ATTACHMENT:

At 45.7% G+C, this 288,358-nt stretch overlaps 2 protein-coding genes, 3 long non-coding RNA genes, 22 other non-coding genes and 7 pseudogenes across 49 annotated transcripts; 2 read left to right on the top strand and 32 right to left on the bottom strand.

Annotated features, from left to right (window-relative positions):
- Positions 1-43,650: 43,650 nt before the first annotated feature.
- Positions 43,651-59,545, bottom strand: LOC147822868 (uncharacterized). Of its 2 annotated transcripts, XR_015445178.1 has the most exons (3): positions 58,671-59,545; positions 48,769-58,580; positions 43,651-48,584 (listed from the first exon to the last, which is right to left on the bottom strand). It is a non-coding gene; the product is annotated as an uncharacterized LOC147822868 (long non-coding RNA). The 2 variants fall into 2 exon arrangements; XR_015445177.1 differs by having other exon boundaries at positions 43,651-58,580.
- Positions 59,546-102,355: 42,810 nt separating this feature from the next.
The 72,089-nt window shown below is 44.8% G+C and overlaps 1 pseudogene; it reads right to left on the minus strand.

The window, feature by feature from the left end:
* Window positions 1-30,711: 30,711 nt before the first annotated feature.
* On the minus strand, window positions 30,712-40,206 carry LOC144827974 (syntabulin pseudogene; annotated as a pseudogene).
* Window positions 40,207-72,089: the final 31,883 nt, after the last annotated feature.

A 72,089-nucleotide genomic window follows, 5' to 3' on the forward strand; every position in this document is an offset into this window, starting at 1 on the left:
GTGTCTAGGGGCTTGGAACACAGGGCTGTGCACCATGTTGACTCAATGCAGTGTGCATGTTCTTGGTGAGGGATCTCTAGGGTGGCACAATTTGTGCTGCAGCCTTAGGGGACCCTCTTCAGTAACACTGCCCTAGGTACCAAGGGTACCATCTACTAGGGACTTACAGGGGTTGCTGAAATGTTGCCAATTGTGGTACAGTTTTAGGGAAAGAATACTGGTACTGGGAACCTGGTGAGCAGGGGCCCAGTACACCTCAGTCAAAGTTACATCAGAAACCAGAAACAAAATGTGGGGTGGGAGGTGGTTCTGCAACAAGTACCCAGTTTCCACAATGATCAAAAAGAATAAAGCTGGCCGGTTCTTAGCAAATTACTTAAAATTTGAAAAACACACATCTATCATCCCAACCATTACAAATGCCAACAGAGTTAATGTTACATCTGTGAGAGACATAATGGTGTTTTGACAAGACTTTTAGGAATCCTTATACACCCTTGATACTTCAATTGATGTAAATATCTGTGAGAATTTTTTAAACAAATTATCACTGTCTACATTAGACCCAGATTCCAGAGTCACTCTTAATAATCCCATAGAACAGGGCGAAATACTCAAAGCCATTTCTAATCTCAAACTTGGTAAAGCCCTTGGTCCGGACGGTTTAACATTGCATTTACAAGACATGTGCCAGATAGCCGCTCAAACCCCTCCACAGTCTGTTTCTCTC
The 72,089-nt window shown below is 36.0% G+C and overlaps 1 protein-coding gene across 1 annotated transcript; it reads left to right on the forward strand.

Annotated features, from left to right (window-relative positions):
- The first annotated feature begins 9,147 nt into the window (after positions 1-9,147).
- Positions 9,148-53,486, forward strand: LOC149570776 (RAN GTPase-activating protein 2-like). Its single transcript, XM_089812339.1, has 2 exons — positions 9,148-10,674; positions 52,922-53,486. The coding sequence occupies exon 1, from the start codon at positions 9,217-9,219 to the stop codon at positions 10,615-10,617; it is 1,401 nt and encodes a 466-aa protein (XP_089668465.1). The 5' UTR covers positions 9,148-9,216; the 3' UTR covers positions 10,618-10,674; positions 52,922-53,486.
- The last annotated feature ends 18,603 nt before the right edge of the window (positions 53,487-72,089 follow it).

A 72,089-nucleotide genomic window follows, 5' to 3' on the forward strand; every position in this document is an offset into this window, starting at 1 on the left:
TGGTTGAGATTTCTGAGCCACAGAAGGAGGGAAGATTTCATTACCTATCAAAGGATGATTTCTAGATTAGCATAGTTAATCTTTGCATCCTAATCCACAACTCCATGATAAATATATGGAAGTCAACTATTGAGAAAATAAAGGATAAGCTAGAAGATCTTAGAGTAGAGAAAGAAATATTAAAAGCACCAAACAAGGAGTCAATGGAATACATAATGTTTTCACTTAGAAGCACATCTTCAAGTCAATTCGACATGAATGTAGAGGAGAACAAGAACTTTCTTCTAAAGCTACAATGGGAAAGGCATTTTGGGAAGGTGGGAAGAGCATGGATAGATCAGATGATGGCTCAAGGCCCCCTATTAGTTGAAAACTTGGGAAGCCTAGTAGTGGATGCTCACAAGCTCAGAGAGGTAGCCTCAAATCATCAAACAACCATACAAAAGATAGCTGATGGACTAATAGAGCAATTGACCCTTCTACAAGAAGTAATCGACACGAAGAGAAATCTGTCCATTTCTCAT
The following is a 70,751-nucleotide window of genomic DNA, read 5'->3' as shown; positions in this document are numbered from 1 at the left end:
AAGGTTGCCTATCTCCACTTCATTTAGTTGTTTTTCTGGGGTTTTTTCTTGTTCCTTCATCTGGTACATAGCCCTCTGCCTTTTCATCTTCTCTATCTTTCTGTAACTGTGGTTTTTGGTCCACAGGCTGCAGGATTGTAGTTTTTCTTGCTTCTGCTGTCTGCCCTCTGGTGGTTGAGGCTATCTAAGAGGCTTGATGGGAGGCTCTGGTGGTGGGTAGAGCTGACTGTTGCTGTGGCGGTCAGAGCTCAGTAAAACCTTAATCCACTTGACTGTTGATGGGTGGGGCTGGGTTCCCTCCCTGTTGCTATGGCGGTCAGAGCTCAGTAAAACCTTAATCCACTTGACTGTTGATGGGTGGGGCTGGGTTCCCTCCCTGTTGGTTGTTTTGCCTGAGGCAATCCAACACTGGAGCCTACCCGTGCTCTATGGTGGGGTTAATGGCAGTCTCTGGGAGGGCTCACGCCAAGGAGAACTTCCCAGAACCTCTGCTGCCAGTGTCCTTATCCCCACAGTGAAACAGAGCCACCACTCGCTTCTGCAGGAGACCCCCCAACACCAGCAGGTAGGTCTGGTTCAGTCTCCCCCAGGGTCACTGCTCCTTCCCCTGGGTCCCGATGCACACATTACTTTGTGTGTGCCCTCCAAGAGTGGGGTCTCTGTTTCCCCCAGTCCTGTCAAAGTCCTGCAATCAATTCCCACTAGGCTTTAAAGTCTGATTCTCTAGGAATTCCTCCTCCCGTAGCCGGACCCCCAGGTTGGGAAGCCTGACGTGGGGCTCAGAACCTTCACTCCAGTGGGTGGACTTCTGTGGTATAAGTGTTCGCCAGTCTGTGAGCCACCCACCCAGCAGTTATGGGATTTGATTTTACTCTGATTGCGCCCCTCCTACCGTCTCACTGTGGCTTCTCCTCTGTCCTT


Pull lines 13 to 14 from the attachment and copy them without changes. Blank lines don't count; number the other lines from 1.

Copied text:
The 72,089-nt window shown below is 36.0% G+C and overlaps 1 protein-coding gene across 1 annotated transcript; it reads left to right on the forward strand.

Annotated features, from left to right (window-relative positions):